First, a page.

Bound by Our Constitution: Women, Workers, and the Minimum Wage

By Vivien Hart | Go to book overview

NINE
Conclusion
THE MINIMUM WAGE IN THE 1990S

AS THE 1990s opened, what had come of the long endeavor to create a universal and equitable minimum wage policy? By comparison with Britain, with its record of pragmatism and inertia, Americans had won much in principle. More than 90 percent of American workers were covered by minimum wage legislation, compared with only 10 percent in Britain. 1 Examined in practice, however, this achievement fades. In each nation, minimum wage rates were low compared with average earnings, in each only a small minority of the work force actually benefited from the statutory wage rates, and in each a majority of those who benefited were women.

In 1992, the American minimum wage of $4.25 an hour was approximately 40 percent of the average wage of industrial workers. 2 In Britain, where rates in 1992 were still set industry by industry, the average Wages Council hourly rate of approximately £2.80 was just over 37 percent of average earnings. 3 How far below the average should the minimum sit? By the old criterion of parasitic industries, no lower than the cost of subsistence for the worker. But it remains true, as James J. Mallon observed in 1914, that “is there anything harder than to affirm a standard of well-being generally applicable to great populations?” 4 In 1980, a British study defined “low pay” at approximately the level of entitlement to income supplements for impoverished families; Wages Council rates for a comparable week's work brought in some 75 percent of this figure. Likewise, American estimates suggest that the minimum rate has usually been at or below the poverty line. 5 In neither country have minimum wages met NASL's modest demand for “a wage upon which at any rate life can be maintained.” 6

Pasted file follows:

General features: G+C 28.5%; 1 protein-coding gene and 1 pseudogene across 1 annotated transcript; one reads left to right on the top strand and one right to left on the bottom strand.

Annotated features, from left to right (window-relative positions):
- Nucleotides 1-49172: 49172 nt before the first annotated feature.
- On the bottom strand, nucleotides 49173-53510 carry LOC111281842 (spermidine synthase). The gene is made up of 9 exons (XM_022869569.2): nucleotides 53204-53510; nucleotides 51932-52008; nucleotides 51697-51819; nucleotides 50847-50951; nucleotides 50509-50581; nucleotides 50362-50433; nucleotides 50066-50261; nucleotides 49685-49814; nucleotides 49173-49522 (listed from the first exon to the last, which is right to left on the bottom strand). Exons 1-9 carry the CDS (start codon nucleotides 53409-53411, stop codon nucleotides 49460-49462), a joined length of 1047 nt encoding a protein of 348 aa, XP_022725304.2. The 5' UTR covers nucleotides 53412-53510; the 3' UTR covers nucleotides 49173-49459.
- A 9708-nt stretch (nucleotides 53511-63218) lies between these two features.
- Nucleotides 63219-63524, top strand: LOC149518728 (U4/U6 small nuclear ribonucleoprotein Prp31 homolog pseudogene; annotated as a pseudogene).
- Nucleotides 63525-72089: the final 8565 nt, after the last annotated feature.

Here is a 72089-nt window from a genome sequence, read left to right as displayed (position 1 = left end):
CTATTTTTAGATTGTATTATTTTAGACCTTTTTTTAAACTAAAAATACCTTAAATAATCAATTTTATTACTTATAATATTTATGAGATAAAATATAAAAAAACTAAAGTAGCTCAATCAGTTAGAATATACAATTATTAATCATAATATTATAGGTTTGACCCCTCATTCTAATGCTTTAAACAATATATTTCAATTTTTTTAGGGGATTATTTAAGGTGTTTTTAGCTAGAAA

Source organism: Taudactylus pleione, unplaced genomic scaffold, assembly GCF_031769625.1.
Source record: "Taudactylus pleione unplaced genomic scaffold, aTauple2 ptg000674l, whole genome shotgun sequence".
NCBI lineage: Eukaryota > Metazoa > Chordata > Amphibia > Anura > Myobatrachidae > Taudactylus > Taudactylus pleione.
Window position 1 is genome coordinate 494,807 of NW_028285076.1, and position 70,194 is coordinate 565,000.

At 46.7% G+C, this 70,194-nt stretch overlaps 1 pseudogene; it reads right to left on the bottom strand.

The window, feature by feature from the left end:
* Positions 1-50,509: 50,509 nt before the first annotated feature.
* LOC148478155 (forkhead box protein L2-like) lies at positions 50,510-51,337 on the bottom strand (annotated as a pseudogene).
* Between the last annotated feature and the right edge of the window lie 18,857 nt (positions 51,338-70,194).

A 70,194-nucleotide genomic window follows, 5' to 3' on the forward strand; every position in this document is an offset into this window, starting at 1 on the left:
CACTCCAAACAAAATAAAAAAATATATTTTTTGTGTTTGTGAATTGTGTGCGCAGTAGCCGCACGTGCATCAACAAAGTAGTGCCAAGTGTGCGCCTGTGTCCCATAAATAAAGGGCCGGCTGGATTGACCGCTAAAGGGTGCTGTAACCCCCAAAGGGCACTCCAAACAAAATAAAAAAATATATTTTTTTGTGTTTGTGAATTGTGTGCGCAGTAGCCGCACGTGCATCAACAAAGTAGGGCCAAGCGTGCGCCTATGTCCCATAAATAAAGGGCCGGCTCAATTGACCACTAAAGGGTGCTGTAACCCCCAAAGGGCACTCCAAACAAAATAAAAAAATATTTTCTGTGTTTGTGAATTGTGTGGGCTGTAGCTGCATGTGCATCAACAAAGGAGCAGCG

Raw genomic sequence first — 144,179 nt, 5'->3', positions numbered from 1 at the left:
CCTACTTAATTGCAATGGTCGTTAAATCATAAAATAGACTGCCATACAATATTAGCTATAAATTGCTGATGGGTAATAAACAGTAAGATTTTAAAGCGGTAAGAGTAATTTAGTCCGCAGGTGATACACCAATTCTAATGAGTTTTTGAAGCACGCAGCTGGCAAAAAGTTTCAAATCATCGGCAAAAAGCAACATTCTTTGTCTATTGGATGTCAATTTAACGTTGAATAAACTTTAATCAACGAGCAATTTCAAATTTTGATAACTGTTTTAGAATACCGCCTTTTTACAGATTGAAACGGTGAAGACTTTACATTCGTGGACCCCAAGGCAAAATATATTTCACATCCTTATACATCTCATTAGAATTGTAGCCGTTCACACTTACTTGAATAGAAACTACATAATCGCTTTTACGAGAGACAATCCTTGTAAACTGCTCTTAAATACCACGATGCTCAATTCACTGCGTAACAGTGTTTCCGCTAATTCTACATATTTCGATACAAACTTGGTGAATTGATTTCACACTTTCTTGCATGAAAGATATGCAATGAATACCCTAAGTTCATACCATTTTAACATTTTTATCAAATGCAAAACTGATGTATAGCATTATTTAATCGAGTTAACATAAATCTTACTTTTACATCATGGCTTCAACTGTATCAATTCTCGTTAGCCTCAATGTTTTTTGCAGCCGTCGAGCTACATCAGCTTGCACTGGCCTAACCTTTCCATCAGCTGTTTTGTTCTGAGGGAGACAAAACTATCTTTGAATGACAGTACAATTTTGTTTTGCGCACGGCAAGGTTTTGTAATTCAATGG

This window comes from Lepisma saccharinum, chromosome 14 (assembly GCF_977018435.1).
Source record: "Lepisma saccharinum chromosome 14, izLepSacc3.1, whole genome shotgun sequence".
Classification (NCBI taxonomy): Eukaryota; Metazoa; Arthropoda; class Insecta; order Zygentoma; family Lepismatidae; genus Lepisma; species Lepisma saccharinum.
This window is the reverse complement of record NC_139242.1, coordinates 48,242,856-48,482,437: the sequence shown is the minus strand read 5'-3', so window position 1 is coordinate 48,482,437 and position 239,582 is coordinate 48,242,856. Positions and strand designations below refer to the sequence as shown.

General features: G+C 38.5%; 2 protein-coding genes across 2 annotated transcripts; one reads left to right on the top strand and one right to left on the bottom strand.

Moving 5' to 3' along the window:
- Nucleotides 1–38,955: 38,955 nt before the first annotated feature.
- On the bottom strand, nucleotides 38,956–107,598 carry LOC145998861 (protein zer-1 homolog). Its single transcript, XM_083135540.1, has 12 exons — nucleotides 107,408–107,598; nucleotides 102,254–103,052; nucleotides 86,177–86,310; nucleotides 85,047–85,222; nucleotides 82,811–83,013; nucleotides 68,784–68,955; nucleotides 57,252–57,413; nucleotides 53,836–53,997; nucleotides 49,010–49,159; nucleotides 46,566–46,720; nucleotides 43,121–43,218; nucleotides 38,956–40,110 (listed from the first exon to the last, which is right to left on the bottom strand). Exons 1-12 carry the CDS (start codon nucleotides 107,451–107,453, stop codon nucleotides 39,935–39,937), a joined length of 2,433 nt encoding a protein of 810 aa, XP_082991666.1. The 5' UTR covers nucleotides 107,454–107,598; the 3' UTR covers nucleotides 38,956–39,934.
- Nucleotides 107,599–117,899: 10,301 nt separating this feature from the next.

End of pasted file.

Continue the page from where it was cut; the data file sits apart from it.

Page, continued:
In Britain, the intention was only ever to cover a minority of workers. Twenty-six industries, 10 percent of the work force, were designated in 1992; 96 percent of the 2.5 million people involved were employed in a few service industries, especially catering, and in clothing manufacture. In the United States, the difference between 90 percent covered in principle and 10 percent benefiting in practice was achieved by different means. The single flat-rate wage set by Congress, though rising from twenty-five cents in 1938 to $4.25 in 1993, has always been so low that the majority of workers already earn as much or more. Business interests jealous of profits and control, organized labor jealous of bargaining prerogatives, have been able to ensure this outcome. 7 The fact that, in both nations, upward of two-thirds of those benefiting have been women is testimony to the survival of gendered norms and structures in the

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